In the last installment, Kate Unrau, a professional violinist and editor freelancing in Toronto, ON and Joshua Yearsley, who specializes in games and technical materials, told us a bit about what editors work on in games. This time, they tell us what to look for and how big the market is.
“Gamers want to spend as little time as possible reading the rules and as much time as possible playing the game. So a lot of editing is geared toward that goal,” Unrau says.
Common Errors in Games
“On the simpler end,” says Yearsley. “Terminology mixups are common, things like ‘token’ versus ‘marker.’”
“Consistency is a big factor for games,” Unrau agrees. “For example, once an element is identified (a card, a token, an action), it must be referred to and styled the same way every time it appears. That includes on the board, on the element itself (as applicable), and everywhere it appears in the rules. I also strive for consistency in directions: ‘take a card’ versus ‘draw a card,’ for example. Within a set of rules, it’s better to use the same wording. There are also styling elements and conventions (use of bold, capitalization, headings) that are fairly standard in games and that make instructions easier for a gamer to scan quickly when she wants to check a rule.”
Beyond the Style Sheet
“Clarity is critical in the instructions, for obvious reasons,” Unrau says. “I’m also looking for sensible flow through the information. There’s a certain logic to laying out rules so that the reader learns what he needs to know in the order that he needs to know it as he progresses through an instruction book. It’s a little like a recipe.”
“I see lots of errors and vagueness in what I think of as the rhythm and meter of rules,” Yearsley says. “Who does which things, when, and in what order. If you get this wrong, everything about the game falls apart, so it’s important to get right.”
“Some of the most pernicious errors, and the ones I fear most, are extra and missing rules. It’s important to develop an instinct for when something doesn’t look quite right, when a rule doesn’t directly contradict another one but seems extraneous or out of place,” Yearsley says.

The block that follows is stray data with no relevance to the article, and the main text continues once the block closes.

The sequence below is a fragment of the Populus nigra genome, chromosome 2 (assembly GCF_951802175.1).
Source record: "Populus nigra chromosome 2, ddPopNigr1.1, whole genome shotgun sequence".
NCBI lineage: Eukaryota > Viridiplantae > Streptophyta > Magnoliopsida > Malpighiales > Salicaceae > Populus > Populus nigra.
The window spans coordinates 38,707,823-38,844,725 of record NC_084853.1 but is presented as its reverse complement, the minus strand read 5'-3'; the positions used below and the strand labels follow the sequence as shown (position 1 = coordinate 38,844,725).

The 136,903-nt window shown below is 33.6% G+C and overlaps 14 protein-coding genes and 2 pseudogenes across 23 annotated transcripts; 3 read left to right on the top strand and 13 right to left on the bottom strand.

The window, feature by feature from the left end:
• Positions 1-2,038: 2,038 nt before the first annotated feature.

What You Need to Know
“As with all niches, there’s a lingo,” Unrau says. “And with board games there are certain mechanics and constructs that gamers become familiar with. In editing or proofreading for a game, you really dig into the material and figure out how the package works as a whole. If you don’t have a fairly wide knowledge of how an assortment of fiddly, complicated games work, you’re not going to recognize a good one or be able to make effective suggestions for improvement.”
The Market for Game Editing
“Relative to other markets, it’s probably on the smaller side,” Yearsley says, “but the market is growing at a ridiculous pace. More board games were published from 2010 to 2016 than from 1900 to somewhere in the 1990s, industry sales are growing in the double-digit percentages every year, and we’re not sure when it’s going to slow down. It’s almost frightening.”
“The market for games is growing all the time,” according to Unrau. “But from an editorial standpoint, it doesn’t seem like a huge area. With the prevalence of KickStarter (and similar), it’s easier for indie gamers to try to launch a product, and there are some editing opportunities there if you are part of the scene. But it seems to me that it’s a fairly small field. I feel lucky to have a little piece of it, and I hope to grow that area of my freelance portfolio.”